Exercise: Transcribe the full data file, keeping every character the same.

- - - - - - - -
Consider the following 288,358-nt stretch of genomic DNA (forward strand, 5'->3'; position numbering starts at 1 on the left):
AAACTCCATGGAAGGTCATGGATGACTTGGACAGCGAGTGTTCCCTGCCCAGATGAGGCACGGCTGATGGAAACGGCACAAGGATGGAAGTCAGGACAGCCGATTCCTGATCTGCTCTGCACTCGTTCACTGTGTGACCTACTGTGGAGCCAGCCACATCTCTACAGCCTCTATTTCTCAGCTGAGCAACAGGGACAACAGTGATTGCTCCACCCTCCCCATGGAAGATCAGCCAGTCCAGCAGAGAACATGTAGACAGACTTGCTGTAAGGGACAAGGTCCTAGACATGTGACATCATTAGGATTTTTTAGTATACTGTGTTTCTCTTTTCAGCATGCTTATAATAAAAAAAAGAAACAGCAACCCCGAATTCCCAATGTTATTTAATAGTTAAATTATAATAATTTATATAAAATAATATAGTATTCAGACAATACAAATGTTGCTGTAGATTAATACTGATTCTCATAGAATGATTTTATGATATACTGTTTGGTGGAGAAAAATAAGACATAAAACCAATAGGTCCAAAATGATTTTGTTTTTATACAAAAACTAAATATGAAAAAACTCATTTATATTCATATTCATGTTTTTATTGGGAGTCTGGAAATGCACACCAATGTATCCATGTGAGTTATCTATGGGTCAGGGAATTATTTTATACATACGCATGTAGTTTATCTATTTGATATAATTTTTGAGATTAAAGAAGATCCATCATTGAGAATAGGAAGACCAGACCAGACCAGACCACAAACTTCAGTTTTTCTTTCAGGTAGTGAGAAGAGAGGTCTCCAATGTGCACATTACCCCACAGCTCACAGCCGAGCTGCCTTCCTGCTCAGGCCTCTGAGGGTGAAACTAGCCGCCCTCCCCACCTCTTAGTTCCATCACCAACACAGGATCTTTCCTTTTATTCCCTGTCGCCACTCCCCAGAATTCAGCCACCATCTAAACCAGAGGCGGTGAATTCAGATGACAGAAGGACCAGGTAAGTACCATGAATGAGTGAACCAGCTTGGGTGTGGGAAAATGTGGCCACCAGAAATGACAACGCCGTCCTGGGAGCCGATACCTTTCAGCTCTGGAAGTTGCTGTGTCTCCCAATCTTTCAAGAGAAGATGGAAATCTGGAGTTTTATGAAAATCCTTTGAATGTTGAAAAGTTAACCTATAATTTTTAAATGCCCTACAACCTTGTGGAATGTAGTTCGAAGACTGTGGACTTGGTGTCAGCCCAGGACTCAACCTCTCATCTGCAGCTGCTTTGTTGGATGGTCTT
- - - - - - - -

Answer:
Consider the following 288,358-nt stretch of genomic DNA (forward strand, 5'->3'; position numbering starts at 1 on the left):
AAACTCCATGGAAGGTCATGGATGACTTGGACAGCGAGTGTTCCCTGCCCAGATGAGGCACGGCTGATGGAAACGGCACAAGGATGGAAGTCAGGACAGCCGATTCCTGATCTGCTCTGCACTCGTTCACTGTGTGACCTACTGTGGAGCCAGCCACATCTCTACAGCCTCTATTTCTCAGCTGAGCAACAGGGACAACAGTGATTGCTCCACCCTCCCCATGGAAGATCAGCCAGTCCAGCAGAGAACATGTAGACAGACTTGCTGTAAGGGACAAGGTCCTAGACATGTGACATCATTAGGATTTTTTAGTATACTGTGTTTCTCTTTTCAGCATGCTTATAATAAAAAAAAGAAACAGCAACCCCGAATTCCCAATGTTATTTAATAGTTAAATTATAATAATTTATATAAAATAATATAGTATTCAGACAATACAAATGTTGCTGTAGATTAATACTGATTCTCATAGAATGATTTTATGATATACTGTTTGGTGGAGAAAAATAAGACATAAAACCAATAGGTCCAAAATGATTTTGTTTTTATACAAAAACTAAATATGAAAAAACTCATTTATATTCATATTCATGTTTTTATTGGGAGTCTGGAAATGCACACCAATGTATCCATGTGAGTTATCTATGGGTCAGGGAATTATTTTATACATACGCATGTAGTTTATCTATTTGATATAATTTTTGAGATTAAAGAAGATCCATCATTGAGAATAGGAAGACCAGACCAGACCAGACCACAAACTTCAGTTTTTCTTTCAGGTAGTGAGAAGAGAGGTCTCCAATGTGCACATTACCCCACAGCTCACAGCCGAGCTGCCTTCCTGCTCAGGCCTCTGAGGGTGAAACTAGCCGCCCTCCCCACCTCTTAGTTCCATCACCAACACAGGATCTTTCCTTTTATTCCCTGTCGCCACTCCCCAGAATTCAGCCACCATCTAAACCAGAGGCGGTGAATTCAGATGACAGAAGGACCAGGTAAGTACCATGAATGAGTGAACCAGCTTGGGTGTGGGAAAATGTGGCCACCAGAAATGACAACGCCGTCCTGGGAGCCGATACCTTTCAGCTCTGGAAGTTGCTGTGTCTCCCAATCTTTCAAGAGAAGATGGAAATCTGGAGTTTTATGAAAATCCTTTGAATGTTGAAAAGTTAACCTATAATTTTTAAATGCCCTACAACCTTGTGGAATGTAGTTCGAAGACTGTGGACTTGGTGTCAGCCCAGGACTCAACCTCTCATCTGCAGCTGCTTTGTTGGATGGTCTT